Friday, February 27, 2009
Ruth the Betrayer; or, The Female Spy By Edward Ellis (By the Author of “Charley Wag”) Illustrated by W. H. Thwaites. No. 1, February 8, 1862. London : Published for the Proprietors, At The Office, 25, Wellington Street, Strand. (John Dicks).
Ruth The Betrayer is one of the greatest of all penny dreadfuls, and a long one at 416 pages, or 52 penny numbers. The author, Edward Ellis, was Charles Henry Ross, probably in collaboration with his partner Ernest Warren.
The text mentions Edward Ellis’ most famous work, Charley Wag: “Those who kindly followed the fortunes of Master Charley Wag, a hero of mine who made a very successful debut some time ago in society, and of pretty Mrs. Ruth, the female spy and betrayer, will allow, I think, that I have somewhat freely exposed religious hypocrites. In Charley’s life you had a show-up of the “shepherds.”
Quite some time ago I typed up the first chapter, which can be read HERE.
What follows is a bizarre scene set in the sewers under London >
And what would a penny dreadful be without horrible murders and female violence?
Thursday, February 26, 2009
I remember Gerald Campion from his role in the film Carry on Sergeant. Below are the front and back of a card advertising a stage play, Billy Bunter Flies East, which starred Gerald Campion.
Above: Billy Bunter in The Popular, no. 566. The Popular carried another Charles Hamilton character's stories, those of the the Rio Kid.
William George Bunter (Billy Bunter), the Fat Owl of the Remove, was created by Frank Richards (Charles Hamilton) 15 February 1908 in the 1st issue of the Magnet Library (see HERE.) Harry Wharton was the original hero of the tales but it was Billy Bunter who caught the imagination of the British schoolboy.The first Magnet illustrator was Hutton Mitchell and the last was H.C. Chapman. A.T. Pease illustrated one of the many comic strips for Billy Bunter's Knockout in 1961.
The following article appeared in the Calgary Herald on Monday, 10 December 1951.
by Andrew Snaddon of the Herald's London Bureau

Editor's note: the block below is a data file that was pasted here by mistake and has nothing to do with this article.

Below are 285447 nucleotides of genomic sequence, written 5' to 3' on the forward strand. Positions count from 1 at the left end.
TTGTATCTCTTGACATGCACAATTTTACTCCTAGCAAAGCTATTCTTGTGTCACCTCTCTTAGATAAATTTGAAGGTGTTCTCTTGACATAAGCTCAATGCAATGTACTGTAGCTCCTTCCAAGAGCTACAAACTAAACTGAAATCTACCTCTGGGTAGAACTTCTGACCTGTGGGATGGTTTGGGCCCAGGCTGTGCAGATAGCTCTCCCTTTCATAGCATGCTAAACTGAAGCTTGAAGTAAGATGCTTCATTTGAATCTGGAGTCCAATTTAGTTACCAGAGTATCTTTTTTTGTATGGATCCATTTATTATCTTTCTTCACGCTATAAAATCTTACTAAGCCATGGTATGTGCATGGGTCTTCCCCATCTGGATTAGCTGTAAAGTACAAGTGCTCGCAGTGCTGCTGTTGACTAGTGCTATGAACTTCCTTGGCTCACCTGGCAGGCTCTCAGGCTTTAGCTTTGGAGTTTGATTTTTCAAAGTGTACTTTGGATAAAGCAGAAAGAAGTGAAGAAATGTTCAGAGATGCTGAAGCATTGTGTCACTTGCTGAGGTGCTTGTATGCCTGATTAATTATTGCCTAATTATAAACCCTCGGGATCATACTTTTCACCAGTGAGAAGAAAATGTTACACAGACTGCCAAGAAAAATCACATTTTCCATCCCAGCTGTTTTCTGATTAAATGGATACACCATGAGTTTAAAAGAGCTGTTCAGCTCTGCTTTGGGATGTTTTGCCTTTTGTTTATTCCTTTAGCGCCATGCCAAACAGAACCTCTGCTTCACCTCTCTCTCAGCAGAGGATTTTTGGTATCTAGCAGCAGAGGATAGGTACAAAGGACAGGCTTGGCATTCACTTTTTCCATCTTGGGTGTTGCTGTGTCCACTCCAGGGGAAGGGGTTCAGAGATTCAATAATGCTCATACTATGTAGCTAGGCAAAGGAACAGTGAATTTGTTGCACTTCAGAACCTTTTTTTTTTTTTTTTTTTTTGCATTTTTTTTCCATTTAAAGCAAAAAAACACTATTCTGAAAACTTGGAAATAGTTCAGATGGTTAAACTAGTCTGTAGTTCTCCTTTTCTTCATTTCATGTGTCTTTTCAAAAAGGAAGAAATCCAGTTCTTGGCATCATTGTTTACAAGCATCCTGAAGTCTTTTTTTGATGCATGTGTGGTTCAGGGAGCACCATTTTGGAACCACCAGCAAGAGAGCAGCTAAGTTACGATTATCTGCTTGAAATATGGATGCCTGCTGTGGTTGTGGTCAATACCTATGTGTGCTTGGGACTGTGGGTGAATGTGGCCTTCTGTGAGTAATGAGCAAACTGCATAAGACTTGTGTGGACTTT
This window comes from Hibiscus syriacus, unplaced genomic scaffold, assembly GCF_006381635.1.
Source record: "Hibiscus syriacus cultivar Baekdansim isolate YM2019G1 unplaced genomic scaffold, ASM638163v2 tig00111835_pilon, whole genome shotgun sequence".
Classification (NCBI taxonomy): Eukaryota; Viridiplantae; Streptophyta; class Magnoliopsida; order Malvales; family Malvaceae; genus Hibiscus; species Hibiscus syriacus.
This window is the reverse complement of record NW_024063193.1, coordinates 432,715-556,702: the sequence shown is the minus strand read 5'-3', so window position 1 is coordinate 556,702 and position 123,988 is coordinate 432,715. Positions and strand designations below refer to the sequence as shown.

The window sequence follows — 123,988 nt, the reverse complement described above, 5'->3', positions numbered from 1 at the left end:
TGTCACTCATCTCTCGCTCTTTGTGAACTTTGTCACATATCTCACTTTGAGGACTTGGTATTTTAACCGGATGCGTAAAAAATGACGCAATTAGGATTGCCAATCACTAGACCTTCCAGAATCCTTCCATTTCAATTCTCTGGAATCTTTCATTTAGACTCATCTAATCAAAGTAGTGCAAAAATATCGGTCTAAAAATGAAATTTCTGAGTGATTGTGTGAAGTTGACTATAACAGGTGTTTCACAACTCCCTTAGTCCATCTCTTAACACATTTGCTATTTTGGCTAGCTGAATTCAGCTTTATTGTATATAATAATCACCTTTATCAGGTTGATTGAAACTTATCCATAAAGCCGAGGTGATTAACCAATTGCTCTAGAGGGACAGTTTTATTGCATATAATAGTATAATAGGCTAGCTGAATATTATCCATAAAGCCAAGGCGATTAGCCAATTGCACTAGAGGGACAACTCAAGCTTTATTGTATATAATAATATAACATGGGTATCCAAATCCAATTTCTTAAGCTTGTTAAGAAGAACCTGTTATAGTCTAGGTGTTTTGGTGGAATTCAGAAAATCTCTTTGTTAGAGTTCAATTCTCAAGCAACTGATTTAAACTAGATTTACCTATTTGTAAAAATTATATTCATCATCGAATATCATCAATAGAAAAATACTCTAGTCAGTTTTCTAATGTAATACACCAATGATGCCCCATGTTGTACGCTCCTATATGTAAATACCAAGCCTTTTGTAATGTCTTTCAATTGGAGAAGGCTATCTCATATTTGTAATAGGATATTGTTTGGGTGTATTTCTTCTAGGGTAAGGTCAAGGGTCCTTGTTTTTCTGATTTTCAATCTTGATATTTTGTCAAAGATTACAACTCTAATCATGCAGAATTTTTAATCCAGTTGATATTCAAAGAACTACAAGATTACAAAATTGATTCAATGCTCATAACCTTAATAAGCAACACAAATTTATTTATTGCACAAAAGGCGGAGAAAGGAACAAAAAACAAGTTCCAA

At a press conference recently, television writers registered a protest against a proposed BBC program for children - the critics whose acid prose has shattered many a TV actors' dreams were being sentimental and wanted the performances scheduled at a later hour for adults.
I'm glad the critics spoke up because I have already planned to play hookey and sneak home in the afternoon to see the plays about Greyfriars School. A lot of Canadians, now grown up, will understand the nostalgic memories of the critics for such fictional names as Harry Wharton, Billy Bunter, Bob Cherry, Herbert Vernon-Smith and, of course, the master of the Fourth at Greyfriars, Mr. Quelch.
* * *
The adventures of Wharton and Co.were chronicled each week in a paper called The Magnet and the arrival of the UK mail was eagerly awaited. It was one of several such papers, which included the Champion, Ranger and Bullseye, but while the others were more general adventure stories, the Magnet dealt exclusively with Greyfriars.
A special treat and a surefire Christmas present which covered the range of all these papers was the Chums Annual. It was generally believed by parents that the English papers were better reading material for growing boys than the slangy American funnies. Typically Canadian lads, we accepted both, reading the English papers at home and trying to read the others, at the expense of that great and long-suffering man "Gus", who ran the Elbow View Confectionary, while spending a nickel on a coke.